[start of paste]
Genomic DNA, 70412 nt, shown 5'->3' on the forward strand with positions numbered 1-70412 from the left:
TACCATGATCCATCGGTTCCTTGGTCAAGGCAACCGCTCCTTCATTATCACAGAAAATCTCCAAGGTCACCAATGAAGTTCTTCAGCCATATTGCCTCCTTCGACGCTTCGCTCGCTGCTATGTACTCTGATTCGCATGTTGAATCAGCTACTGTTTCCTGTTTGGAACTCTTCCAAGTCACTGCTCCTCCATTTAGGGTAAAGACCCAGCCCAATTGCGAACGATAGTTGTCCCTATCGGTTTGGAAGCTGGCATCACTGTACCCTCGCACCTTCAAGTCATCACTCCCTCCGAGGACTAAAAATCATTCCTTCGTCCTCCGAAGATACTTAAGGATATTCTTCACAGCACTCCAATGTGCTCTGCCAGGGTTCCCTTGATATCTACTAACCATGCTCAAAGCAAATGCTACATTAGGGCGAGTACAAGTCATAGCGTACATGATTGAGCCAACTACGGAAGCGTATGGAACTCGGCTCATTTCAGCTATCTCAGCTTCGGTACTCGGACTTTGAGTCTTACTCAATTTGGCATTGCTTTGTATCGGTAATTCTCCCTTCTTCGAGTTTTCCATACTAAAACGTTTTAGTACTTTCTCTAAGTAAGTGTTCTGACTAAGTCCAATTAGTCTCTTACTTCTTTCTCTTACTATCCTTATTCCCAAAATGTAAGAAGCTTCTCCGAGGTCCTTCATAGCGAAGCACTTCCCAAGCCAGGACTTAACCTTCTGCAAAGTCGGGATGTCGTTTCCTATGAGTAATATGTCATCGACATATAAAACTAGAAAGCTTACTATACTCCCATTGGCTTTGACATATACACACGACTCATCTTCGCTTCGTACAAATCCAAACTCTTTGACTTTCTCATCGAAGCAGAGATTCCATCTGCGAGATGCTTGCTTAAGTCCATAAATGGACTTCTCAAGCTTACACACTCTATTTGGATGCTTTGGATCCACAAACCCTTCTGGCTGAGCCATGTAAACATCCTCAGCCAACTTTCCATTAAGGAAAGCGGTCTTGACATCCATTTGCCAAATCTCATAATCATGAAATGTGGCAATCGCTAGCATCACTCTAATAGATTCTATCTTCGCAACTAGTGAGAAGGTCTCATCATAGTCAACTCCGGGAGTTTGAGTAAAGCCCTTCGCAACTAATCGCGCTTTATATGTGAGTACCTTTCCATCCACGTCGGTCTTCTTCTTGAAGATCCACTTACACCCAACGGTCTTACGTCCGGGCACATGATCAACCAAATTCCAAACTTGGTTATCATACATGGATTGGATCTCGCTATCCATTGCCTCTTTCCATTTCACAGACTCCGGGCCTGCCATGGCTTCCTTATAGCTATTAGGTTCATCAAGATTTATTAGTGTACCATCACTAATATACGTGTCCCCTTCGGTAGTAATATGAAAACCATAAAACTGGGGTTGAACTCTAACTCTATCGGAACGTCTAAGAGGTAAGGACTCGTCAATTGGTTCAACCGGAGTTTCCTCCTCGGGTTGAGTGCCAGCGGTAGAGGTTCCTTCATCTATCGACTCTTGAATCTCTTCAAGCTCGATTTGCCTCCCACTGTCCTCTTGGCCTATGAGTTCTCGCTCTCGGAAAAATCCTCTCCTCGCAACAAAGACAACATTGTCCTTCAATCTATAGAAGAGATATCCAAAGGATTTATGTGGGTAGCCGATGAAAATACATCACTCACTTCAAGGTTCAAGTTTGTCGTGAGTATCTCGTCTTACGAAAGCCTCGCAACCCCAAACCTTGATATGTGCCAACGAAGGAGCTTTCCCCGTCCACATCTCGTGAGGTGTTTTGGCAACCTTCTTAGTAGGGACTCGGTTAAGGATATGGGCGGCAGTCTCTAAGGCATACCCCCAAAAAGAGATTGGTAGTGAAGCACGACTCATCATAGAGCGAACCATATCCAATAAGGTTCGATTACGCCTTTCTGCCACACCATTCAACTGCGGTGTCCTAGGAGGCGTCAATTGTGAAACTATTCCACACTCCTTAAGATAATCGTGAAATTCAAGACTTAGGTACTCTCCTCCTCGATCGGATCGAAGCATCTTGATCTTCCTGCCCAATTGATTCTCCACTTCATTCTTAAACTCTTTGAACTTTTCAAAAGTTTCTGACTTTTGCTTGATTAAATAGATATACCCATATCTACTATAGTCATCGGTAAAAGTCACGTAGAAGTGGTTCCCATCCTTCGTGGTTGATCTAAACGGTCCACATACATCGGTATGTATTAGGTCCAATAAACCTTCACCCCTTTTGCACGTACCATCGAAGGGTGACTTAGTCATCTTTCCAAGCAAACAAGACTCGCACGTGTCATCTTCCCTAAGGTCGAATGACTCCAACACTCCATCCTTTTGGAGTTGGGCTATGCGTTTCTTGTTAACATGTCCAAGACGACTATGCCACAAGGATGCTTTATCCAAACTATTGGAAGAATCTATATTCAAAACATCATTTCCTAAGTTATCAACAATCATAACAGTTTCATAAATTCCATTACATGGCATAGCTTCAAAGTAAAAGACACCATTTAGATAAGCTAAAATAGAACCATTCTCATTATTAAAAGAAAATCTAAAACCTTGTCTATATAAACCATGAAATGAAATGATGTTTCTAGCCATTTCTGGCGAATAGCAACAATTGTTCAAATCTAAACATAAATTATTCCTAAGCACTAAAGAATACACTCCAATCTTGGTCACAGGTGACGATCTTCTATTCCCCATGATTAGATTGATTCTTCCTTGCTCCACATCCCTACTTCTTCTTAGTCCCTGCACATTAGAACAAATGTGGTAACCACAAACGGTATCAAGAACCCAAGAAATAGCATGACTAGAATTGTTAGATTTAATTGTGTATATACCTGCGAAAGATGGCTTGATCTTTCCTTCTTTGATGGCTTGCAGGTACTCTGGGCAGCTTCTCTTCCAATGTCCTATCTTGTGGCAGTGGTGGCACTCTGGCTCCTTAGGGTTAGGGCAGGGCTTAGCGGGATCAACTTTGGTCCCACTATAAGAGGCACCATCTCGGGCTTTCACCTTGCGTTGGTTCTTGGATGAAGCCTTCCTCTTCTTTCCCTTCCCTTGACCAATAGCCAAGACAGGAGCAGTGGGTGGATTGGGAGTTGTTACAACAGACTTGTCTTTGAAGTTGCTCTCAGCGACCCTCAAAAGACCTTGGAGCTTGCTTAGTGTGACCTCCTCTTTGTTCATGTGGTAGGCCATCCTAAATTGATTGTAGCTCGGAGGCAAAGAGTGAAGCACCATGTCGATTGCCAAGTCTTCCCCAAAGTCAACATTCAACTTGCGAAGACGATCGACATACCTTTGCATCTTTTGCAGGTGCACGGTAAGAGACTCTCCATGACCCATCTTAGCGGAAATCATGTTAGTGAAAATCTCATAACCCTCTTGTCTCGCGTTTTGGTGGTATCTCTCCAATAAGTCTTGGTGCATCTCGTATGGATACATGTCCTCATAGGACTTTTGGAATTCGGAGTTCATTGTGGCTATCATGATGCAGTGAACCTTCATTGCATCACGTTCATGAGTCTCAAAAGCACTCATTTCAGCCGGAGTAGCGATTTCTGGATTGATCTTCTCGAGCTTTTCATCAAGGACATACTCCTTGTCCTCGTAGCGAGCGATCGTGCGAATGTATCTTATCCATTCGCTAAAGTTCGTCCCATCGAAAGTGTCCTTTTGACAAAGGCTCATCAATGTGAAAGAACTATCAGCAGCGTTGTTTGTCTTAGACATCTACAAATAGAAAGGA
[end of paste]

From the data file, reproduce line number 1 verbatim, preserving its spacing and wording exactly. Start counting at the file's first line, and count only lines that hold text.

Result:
Genomic DNA, 70412 nt, shown 5'->3' on the forward strand with positions numbered 1-70412 from the left: